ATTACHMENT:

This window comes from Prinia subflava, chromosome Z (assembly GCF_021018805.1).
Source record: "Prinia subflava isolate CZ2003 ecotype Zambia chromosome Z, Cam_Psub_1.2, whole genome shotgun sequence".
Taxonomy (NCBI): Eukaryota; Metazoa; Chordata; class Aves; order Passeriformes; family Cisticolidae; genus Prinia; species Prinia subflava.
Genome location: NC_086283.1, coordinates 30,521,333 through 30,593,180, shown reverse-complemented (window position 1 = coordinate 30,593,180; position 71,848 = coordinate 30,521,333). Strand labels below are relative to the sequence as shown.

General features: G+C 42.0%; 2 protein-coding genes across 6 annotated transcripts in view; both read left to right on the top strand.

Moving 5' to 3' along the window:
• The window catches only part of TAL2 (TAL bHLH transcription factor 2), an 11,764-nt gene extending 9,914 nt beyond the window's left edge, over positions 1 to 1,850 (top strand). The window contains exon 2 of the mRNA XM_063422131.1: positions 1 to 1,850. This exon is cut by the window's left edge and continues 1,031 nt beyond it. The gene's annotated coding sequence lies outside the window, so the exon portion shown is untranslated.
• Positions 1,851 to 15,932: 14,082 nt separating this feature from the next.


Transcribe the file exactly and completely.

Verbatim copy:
This window comes from Prinia subflava, chromosome Z (assembly GCF_021018805.1).
Source record: "Prinia subflava isolate CZ2003 ecotype Zambia chromosome Z, Cam_Psub_1.2, whole genome shotgun sequence".
Taxonomy (NCBI): Eukaryota; Metazoa; Chordata; class Aves; order Passeriformes; family Cisticolidae; genus Prinia; species Prinia subflava.
Genome location: NC_086283.1, coordinates 30,521,333 through 30,593,180, shown reverse-complemented (window position 1 = coordinate 30,593,180; position 71,848 = coordinate 30,521,333). Strand labels below are relative to the sequence as shown.

General features: G+C 42.0%; 2 protein-coding genes across 6 annotated transcripts in view; both read left to right on the top strand.

Moving 5' to 3' along the window:
• The window catches only part of TAL2 (TAL bHLH transcription factor 2), an 11,764-nt gene extending 9,914 nt beyond the window's left edge, over positions 1 to 1,850 (top strand). The window contains exon 2 of the mRNA XM_063422131.1: positions 1 to 1,850. This exon is cut by the window's left edge and continues 1,031 nt beyond it. The gene's annotated coding sequence lies outside the window, so the exon portion shown is untranslated.
• Positions 1,851 to 15,932: 14,082 nt separating this feature from the next.